Although the role of illicit financial flows (IFFs) in hindering economic development is well understood, their implications for security—both national and global—have not received enough attention. IFFs are an important manifestation of “deviant globalization.”12 IFFs, for instance, help make crime pay: they aid those associated with transnational organized crime to move and spend their ill-gotten gains. They are also integral to the financing of terrorist and insurgent groups, which threaten domestic and foreign security, imperil civilians and military personnel, and endanger U.S. allies and national interests. Moreover, the ability to launder, stash, and spend funds overseas enables corruption, which can destabilize countries and regions. IFFs can also undermine security forces, rendering them less able to respond to threats of criminality and terrorism.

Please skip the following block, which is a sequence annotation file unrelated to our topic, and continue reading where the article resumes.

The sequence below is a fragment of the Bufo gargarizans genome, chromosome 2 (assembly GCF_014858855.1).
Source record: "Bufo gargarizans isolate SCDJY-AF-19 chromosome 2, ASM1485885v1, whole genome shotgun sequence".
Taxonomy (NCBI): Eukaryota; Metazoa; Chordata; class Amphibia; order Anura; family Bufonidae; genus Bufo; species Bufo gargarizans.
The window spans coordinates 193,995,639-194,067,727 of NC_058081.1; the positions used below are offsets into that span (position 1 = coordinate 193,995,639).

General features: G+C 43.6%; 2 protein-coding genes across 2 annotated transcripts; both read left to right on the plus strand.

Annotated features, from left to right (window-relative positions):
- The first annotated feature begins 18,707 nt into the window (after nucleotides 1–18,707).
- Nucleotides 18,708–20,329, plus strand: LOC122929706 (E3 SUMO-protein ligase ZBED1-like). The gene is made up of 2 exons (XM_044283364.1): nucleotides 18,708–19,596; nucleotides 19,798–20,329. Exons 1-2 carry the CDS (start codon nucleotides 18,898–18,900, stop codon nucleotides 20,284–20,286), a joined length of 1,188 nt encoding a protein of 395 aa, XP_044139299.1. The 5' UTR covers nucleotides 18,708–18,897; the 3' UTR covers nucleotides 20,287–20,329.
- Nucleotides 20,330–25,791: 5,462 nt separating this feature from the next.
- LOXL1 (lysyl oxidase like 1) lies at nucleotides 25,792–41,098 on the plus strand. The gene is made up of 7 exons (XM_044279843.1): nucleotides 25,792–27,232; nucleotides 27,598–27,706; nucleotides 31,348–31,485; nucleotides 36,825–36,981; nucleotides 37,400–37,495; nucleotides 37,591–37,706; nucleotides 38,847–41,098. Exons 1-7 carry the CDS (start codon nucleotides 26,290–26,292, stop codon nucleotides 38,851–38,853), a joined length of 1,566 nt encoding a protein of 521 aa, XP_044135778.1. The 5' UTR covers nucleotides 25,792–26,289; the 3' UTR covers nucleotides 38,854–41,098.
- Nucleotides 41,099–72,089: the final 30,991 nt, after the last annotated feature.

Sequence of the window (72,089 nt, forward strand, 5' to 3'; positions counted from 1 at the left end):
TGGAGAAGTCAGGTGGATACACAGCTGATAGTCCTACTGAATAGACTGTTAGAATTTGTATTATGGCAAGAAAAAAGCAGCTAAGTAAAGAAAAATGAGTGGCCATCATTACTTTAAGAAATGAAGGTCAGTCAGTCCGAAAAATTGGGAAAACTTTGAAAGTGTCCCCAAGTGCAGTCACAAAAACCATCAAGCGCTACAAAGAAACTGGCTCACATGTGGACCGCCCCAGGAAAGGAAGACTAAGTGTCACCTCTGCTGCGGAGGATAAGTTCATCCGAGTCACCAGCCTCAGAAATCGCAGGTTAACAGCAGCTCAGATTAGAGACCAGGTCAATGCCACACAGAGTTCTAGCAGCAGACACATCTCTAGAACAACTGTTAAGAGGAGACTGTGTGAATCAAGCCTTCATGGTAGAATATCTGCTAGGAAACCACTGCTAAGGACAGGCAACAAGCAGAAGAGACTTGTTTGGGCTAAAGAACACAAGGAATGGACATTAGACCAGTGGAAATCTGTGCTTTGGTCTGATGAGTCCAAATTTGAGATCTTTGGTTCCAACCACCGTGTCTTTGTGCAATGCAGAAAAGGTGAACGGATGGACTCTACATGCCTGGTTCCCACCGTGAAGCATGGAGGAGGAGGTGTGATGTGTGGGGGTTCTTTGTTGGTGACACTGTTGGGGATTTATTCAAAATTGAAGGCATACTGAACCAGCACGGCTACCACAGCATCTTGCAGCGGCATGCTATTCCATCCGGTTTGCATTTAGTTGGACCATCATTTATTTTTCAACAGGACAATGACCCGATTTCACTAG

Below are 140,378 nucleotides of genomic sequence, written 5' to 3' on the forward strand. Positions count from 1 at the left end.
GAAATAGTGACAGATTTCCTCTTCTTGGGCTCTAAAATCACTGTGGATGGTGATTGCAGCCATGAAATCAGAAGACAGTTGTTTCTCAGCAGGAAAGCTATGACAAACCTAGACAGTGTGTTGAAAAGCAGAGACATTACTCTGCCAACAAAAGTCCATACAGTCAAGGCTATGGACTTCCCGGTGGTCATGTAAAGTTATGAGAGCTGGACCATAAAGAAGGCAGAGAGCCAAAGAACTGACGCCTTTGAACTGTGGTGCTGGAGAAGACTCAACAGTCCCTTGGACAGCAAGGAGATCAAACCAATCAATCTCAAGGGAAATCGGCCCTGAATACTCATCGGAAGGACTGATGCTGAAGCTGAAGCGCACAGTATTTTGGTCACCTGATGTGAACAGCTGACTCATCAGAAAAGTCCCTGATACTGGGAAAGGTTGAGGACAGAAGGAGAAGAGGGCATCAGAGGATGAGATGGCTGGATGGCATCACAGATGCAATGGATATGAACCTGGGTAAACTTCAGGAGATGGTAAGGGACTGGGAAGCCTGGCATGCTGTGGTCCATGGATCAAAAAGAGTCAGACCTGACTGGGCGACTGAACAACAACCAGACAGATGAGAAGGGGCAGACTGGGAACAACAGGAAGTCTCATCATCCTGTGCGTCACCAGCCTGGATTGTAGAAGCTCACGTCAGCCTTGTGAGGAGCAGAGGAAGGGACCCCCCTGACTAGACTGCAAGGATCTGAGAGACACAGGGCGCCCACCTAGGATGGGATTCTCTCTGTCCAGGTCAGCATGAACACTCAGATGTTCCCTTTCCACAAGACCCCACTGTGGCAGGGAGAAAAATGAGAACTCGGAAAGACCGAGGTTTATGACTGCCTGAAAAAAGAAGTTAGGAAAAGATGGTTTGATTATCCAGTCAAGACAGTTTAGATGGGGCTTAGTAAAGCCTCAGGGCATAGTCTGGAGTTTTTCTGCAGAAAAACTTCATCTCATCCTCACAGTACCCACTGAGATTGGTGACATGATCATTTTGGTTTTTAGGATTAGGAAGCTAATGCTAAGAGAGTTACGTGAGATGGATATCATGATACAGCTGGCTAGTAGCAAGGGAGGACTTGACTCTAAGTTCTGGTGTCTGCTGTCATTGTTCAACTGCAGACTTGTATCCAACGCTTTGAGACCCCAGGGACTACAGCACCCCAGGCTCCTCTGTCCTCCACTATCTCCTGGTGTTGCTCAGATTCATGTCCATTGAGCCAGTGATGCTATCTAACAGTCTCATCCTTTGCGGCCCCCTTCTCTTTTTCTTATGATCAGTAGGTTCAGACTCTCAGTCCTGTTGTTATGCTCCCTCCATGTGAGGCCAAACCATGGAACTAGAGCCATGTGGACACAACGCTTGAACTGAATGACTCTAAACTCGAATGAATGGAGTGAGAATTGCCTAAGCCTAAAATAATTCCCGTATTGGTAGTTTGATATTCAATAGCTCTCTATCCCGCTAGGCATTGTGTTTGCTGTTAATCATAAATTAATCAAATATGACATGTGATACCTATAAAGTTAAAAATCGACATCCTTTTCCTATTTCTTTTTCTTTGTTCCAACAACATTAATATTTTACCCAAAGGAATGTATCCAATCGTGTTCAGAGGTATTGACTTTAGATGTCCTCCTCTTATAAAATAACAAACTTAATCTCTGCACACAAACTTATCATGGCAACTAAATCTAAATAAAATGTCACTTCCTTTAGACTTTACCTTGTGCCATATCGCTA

The U.S. government and other actors can implement policies to help mitigate IFFs and the crime, terrorism, insurgency, and corruption they facilitate. These policies will not eliminate security threats in the United States or abroad, but they can assist law enforcement and the military to meet those threats and reduce the leverage of actors that foster state fragility. IFFs should be recognized as contributing to threats to the homeland, and national security agencies should make countering IFFs—by using national and global instruments—a priority.
 Nils Gilman, Jesse Goldhammer, and Steven Weber, “Deviant Globalization,” in Convergence: Illicit Networks and National Security in the Age of Globalization, eds. Michael Miklaucic and Jacqueline Brewer (Washington, DC: National Defense University Press, 2013), 5, http://ndupress.ndu.edu/Portals/68/Documents/Books/convergence.pdf.
 Gilman, Goldhammer, and Weber, “Deviant Globalization.”